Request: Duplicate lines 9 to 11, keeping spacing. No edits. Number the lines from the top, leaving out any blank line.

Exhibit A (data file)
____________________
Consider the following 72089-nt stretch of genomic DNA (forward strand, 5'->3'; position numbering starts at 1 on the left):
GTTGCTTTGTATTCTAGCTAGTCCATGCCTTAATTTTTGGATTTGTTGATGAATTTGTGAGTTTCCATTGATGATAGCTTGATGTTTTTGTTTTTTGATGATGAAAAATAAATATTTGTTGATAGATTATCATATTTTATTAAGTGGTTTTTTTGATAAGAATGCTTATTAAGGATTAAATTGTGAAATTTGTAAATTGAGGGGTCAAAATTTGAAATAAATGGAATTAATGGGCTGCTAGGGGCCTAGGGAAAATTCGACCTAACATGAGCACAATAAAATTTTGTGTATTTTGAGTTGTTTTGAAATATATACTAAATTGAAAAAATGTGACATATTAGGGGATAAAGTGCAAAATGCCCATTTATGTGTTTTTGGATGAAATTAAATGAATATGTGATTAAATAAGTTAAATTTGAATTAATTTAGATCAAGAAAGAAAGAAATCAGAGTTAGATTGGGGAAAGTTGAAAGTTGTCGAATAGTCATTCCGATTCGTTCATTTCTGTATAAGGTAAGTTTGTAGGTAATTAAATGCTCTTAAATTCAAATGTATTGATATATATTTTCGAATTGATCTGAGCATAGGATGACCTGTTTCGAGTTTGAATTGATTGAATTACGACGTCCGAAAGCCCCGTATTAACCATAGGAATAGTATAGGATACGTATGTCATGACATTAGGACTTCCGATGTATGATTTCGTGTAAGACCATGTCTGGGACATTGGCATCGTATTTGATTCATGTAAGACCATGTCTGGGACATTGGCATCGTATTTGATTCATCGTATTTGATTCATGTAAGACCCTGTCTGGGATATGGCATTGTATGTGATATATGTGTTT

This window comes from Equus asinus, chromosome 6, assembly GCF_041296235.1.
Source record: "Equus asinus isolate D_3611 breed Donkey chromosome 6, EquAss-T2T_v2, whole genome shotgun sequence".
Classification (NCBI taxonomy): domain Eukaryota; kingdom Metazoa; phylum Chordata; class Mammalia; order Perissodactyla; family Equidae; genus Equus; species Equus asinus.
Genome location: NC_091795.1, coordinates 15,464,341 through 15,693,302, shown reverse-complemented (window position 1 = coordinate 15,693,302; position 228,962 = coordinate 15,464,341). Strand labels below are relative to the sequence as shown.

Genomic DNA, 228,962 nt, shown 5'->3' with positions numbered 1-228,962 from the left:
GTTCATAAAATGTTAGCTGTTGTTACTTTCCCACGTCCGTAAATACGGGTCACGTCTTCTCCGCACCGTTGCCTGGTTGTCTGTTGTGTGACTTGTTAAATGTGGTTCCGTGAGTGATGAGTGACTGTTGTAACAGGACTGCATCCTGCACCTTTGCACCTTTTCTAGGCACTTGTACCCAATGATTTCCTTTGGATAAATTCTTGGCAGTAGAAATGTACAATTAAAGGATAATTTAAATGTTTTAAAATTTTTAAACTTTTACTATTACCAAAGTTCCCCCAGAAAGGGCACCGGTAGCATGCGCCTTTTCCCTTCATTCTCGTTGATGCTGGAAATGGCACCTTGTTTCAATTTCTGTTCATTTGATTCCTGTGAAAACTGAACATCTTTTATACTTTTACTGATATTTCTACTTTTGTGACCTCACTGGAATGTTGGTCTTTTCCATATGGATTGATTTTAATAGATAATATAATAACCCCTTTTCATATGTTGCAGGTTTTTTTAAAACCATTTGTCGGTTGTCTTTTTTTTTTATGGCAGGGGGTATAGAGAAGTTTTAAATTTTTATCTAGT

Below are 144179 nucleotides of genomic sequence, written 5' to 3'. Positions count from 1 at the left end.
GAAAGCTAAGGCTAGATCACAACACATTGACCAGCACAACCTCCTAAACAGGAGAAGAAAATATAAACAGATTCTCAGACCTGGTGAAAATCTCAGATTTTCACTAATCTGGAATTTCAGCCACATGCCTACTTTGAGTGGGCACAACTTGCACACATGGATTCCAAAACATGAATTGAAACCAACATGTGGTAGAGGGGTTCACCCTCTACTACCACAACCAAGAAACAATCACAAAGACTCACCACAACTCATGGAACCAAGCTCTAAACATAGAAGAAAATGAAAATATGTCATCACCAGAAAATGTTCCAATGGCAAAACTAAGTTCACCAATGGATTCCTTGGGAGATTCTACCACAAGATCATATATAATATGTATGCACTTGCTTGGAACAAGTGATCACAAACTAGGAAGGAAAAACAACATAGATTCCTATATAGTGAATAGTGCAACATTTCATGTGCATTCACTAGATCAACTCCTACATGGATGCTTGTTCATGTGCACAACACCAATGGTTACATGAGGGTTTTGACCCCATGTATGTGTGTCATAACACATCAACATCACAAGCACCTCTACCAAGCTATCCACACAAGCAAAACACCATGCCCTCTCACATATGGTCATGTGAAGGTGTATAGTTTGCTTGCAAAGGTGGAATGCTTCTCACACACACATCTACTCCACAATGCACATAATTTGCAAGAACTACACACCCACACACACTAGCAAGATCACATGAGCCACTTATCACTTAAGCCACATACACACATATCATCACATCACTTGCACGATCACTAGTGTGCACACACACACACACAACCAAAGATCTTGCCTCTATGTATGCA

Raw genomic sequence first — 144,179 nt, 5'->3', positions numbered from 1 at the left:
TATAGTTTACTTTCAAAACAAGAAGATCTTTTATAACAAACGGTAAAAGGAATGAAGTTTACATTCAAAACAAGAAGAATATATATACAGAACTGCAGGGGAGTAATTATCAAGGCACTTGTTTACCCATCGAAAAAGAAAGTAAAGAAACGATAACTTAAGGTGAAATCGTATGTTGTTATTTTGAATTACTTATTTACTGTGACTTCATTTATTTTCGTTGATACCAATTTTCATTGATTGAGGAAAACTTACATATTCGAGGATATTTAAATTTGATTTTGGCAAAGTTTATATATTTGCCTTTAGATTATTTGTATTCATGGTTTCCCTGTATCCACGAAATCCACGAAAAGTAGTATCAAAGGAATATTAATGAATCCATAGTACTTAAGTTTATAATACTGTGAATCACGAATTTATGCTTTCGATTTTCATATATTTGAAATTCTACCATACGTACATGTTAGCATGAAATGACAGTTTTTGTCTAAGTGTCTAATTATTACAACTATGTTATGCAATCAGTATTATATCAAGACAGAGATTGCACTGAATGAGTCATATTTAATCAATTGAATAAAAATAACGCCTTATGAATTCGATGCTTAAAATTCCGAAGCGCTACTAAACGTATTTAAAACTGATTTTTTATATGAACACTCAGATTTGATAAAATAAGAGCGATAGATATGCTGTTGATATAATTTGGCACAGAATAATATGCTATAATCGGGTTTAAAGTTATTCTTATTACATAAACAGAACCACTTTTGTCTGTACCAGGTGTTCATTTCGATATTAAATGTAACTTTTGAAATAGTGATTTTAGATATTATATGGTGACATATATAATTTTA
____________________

Below are 144179 nucleotides of genomic sequence, written 5' to 3'. Positions count from 1 at the left end.
GAAAGCTAAGGCTAGATCACAACACATTGACCAGCACAACCTCCTAAACAGGAGAAGAAAATATAAACAGATTCTCAGACCTGGTGAAAATCTCAGATTTTCACTAATCTGGAATTTCAGCCACATGCCTACTTTGAGTGGGCACAACTTGCACACATGGATTCCAAAACATGAATTGAAACCAACATGTGGTAGAGGGGTTCACCCTCTACTACCACAACCAAGAAACAATCACAAAGACTCACCACAACTCATGGAACCAAGCTCTAAACATAGAAGAAAATGAAAATATGTCATCACCAGAAAATGTTCCAATGGCAAAACTAAGTTCACCAATGGATTCCTTGGGAGATTCTACCACAAGATCATATATAATATGTATGCACTTGCTTGGAACAAGTGATCACAAACTAGGAAGGAAAAACAACATAGATTCCTATATAGTGAATAGTGCAACATTTCATGTGCATTCACTAGATCAACTCCTACATGGATGCTTGTTCATGTGCACAACACCAATGGTTACATGAGGGTTTTGACCCCATGTATGTGTGTCATAACACATCAACATCACAAGCACCTCTACCAAGCTATCCACACAAGCAAAACACCATGCCCTCTCACATATGGTCATGTGAAGGTGTATAGTTTGCTTGCAAAGGTGGAATGCTTCTCACACACACATCTACTCCACAATGCACATAATTTGCAAGAACTACACACCCACACACACTAGCAAGATCACATGAGCCACTTATCACTTAAGCCACATACACACATATCATCACATCACTTGCACGATCACTAGTGTGCACACACACACACACAACCAAAGATCTTGCCTCTATGTATGCA

Raw genomic sequence first — 144,179 nt, 5'->3', positions numbered from 1 at the left: